First, we have to look at what identifies an algorithmic stablecoin from its peers. In a nutshell, an algorithmic stablecoin has an inherent built-in mechanism that allows the stablecoin’s value to be pegged to some underlying fiat currency, by creating an algorithmic relationship between its supply and that of some other coin within the same blockchain ecosystem, by way of smart contracts. This isn’t too dissimilar from central banks that have uncollateralized fiat currency in their vaults. However, the difference here is that central banks have sophisticated monetary policies, battle-tested over decades (if not centuries), not to mention historic references to fall back on. In addition, central banks can stand behind their currency if push comes to shove… But this is not so true of the recently created algorithmic stablecoin concept, of which has yet to trek through the peaks and troughs of various economic cycles.
We only need to refer to Terra’s algorithmic stablecoin UST and its ground-shattering collapse earlier this year, to see the risk and ramifications that a non-collateralized stablecoin can have, including the wider negative knock-on impact that this can have on the wider crypto-market. The initial idea; is that if you can mint (create) $1 of UST by burning (removing) $1 of LUNA – which was Terra’s layer-1 native token – and vice versa, then you will always have a relationship that allowed arbitragers to either raise the value of UST to $1 if the stablecoin slipped below the $1 peg, or reduce it’s value back down to $1 if the reverse was true. However, on May 7th as well as the following few days, the price of UST plunged over 90% vaporizing its value/peg against the US Dollar. Similarly, LUNA fell by more than 80% overnight eroding $60 billion from the crypt market, and since inception, no other crypto ecosystem has suffered a collapse of this magnitude.
Although this is still up for debate, the most reoccurring theme is that a handful of rogue traders sought to shake up the Terra ecosystem, by manipulating one of Curve’s liquidity pools. In layman’s terms, all that was required was a few withdrawals of $25m – $150m (see Chainalysis figure below) worth of UST from this pool (i.e. a large sequential sell-off) in noticeable chunks, to take down this former Top 10 Layer-1 blockchain… astonishing! This essentially depegged UST from the US Dollar in a few predominant moves.What made matters worse is that Terra was offering an interest rate return of 18 – 20% on UST deposits with their [now] infamous Anchor Protocol, which was in itself, intrinsically unsustainable. You then had every Tom, Dick, and Harry worried about their hefty UST savings deposited in this protocol, withdrawing their funds (i.e. selling UST) in fear of an eventual seismic downfall – and they were right! Despite the Luna Foundation Guard’s attempts to resurrect and restore parity with the US Dollar, their efforts fell short and everything ultimately came tumbling down.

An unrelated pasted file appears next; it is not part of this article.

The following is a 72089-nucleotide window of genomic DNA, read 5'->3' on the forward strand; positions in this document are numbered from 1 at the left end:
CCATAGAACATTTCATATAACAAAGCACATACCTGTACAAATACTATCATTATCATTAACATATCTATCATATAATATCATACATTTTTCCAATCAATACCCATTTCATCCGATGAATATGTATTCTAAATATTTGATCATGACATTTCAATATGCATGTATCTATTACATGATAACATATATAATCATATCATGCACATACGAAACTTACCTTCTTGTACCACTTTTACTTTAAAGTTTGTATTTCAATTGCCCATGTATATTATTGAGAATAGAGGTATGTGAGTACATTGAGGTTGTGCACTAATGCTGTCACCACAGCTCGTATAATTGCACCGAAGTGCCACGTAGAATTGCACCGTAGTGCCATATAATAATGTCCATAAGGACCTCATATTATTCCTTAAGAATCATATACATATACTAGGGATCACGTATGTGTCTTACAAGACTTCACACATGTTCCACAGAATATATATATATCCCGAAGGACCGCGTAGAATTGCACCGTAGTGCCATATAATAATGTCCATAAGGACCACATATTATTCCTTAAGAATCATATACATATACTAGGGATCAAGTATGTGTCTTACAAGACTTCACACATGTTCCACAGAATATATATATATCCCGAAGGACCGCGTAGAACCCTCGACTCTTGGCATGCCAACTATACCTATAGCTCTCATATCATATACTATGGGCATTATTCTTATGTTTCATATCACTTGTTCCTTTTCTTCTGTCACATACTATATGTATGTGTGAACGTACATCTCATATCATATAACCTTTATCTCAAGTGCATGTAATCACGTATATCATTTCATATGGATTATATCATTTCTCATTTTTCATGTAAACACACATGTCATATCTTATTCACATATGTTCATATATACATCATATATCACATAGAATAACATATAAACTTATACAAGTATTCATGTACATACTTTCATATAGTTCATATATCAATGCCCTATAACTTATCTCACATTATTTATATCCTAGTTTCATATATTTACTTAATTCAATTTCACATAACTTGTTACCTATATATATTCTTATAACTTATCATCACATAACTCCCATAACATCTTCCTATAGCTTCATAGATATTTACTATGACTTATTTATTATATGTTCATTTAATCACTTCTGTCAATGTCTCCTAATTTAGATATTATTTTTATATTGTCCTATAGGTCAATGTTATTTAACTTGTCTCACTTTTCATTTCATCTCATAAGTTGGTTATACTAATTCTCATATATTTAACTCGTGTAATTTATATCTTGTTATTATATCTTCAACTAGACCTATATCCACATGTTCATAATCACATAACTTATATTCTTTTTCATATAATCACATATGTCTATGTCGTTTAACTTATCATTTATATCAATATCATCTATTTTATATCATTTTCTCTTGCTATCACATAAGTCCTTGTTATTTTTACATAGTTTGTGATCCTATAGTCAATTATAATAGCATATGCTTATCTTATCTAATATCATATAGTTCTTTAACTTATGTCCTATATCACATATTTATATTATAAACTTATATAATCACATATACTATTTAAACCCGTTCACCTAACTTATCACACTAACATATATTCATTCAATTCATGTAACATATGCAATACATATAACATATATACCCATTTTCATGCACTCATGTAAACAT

A collection of central bankers and financial regulators from the G20 countries – collectively known as The Financial Stability Board (FSB) – warned us that stablecoins aren’t stable. They’ve further stressed that the majority of stablecoins would struggle to maintain their value under adverse market conditions.The research done thus far by large central banking bodies including the European Central Bank, U.S. Federal Reserve, and others, comes in light of their intention to decide whether or not to issue their own digital currencies. Furthermore, their decision to discuss this stems heavily from the collapse of Terra and their algorithmic UST stablecoin, which the Financial Stability Board cites as indicative of "the inherent difficulty of designing a robust stabilization mechanism based on an algorithm and arbitrage strategy involving assets with no inherent value." Going a step further, the board states that many stablecoins “do not have credible mechanisms to support their promise of price stability,” according to the FSB’s report. Stablecoins are far from fool-proof, riskless digital assets, and 2022 alone has highlighted a handful of major risks and drawbacks linked to stablecoins. Although they are far more “stable” than their non-stable digital counterparts, the community must know that their relative low risk should not be considered as no-risk. We should always assess the associated counterparty risk alongside the reserve risk, that is, whether the counterparty will stay afloat and whether actual collateral is held in reserves, respectively. Yes, we 100% need stablecoins around, but we also need to question the imagination of stablecoins.